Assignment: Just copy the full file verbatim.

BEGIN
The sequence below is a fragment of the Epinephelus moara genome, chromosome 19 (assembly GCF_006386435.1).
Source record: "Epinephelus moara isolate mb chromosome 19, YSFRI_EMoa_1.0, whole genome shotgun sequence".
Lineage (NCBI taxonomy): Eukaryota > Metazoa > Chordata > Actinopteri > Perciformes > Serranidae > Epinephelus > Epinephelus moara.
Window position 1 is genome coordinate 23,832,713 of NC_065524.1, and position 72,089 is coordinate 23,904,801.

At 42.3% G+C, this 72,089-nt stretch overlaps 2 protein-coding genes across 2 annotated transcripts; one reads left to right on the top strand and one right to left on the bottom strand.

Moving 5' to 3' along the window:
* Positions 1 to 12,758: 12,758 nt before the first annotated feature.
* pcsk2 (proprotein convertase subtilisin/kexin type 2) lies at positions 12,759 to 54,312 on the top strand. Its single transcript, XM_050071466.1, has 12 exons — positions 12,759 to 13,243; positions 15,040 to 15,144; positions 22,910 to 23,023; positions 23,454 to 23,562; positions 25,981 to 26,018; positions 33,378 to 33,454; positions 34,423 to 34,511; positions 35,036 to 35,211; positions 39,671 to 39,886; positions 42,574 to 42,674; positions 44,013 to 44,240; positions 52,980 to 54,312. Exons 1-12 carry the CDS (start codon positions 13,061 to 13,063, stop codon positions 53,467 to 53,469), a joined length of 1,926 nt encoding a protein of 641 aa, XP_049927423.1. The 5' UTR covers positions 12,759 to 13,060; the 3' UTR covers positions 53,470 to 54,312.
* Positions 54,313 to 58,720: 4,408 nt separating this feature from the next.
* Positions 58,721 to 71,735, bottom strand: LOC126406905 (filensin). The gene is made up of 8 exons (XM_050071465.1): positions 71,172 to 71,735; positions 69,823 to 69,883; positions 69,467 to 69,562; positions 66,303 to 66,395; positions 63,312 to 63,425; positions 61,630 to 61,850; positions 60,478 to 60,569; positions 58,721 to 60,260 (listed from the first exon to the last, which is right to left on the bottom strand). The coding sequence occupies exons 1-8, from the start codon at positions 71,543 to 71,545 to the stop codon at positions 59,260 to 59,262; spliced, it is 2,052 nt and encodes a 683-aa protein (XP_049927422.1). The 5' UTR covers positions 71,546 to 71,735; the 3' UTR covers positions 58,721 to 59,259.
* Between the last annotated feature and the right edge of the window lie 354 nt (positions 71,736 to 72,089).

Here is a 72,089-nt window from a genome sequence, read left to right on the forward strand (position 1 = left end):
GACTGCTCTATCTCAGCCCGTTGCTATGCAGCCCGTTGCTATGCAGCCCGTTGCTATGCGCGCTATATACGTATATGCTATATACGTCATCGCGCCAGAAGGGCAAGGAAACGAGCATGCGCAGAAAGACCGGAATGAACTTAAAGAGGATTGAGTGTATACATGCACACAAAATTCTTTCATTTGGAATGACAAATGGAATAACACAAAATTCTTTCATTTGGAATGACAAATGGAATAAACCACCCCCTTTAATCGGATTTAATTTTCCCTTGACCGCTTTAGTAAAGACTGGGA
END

The sequence below is a fragment of the Epinephelus moara genome, chromosome 19 (assembly GCF_006386435.1).
Source record: "Epinephelus moara isolate mb chromosome 19, YSFRI_EMoa_1.0, whole genome shotgun sequence".
Lineage (NCBI taxonomy): Eukaryota > Metazoa > Chordata > Actinopteri > Perciformes > Serranidae > Epinephelus > Epinephelus moara.
Window position 1 is genome coordinate 23,832,713 of NC_065524.1, and position 72,089 is coordinate 23,904,801.

At 42.3% G+C, this 72,089-nt stretch overlaps 2 protein-coding genes across 2 annotated transcripts; one reads left to right on the top strand and one right to left on the bottom strand.

Moving 5' to 3' along the window:
* Positions 1 to 12,758: 12,758 nt before the first annotated feature.
* pcsk2 (proprotein convertase subtilisin/kexin type 2) lies at positions 12,759 to 54,312 on the top strand. Its single transcript, XM_050071466.1, has 12 exons — positions 12,759 to 13,243; positions 15,040 to 15,144; positions 22,910 to 23,023; positions 23,454 to 23,562; positions 25,981 to 26,018; positions 33,378 to 33,454; positions 34,423 to 34,511; positions 35,036 to 35,211; positions 39,671 to 39,886; positions 42,574 to 42,674; positions 44,013 to 44,240; positions 52,980 to 54,312. Exons 1-12 carry the CDS (start codon positions 13,061 to 13,063, stop codon positions 53,467 to 53,469), a joined length of 1,926 nt encoding a protein of 641 aa, XP_049927423.1. The 5' UTR covers positions 12,759 to 13,060; the 3' UTR covers positions 53,470 to 54,312.
* Positions 54,313 to 58,720: 4,408 nt separating this feature from the next.
* Positions 58,721 to 71,735, bottom strand: LOC126406905 (filensin). The gene is made up of 8 exons (XM_050071465.1): positions 71,172 to 71,735; positions 69,823 to 69,883; positions 69,467 to 69,562; positions 66,303 to 66,395; positions 63,312 to 63,425; positions 61,630 to 61,850; positions 60,478 to 60,569; positions 58,721 to 60,260 (listed from the first exon to the last, which is right to left on the bottom strand). The coding sequence occupies exons 1-8, from the start codon at positions 71,543 to 71,545 to the stop codon at positions 59,260 to 59,262; spliced, it is 2,052 nt and encodes a 683-aa protein (XP_049927422.1). The 5' UTR covers positions 71,546 to 71,735; the 3' UTR covers positions 58,721 to 59,259.
* Between the last annotated feature and the right edge of the window lie 354 nt (positions 71,736 to 72,089).

Here is a 72,089-nt window from a genome sequence, read left to right on the forward strand (position 1 = left end):
GACTGCTCTATCTCAGCCCGTTGCTATGCAGCCCGTTGCTATGCAGCCCGTTGCTATGCGCGCTATATACGTATATGCTATATACGTCATCGCGCCAGAAGGGCAAGGAAACGAGCATGCGCAGAAAGACCGGAATGAACTTAAAGAGGATTGAGTGTATACATGCACACAAAATTCTTTCATTTGGAATGACAAATGGAATAACACAAAATTCTTTCATTTGGAATGACAAATGGAATAAACCACCCCCTTTAATCGGATTTAATTTTCCCTTGACCGCTTTAGTAAAGACTGGGA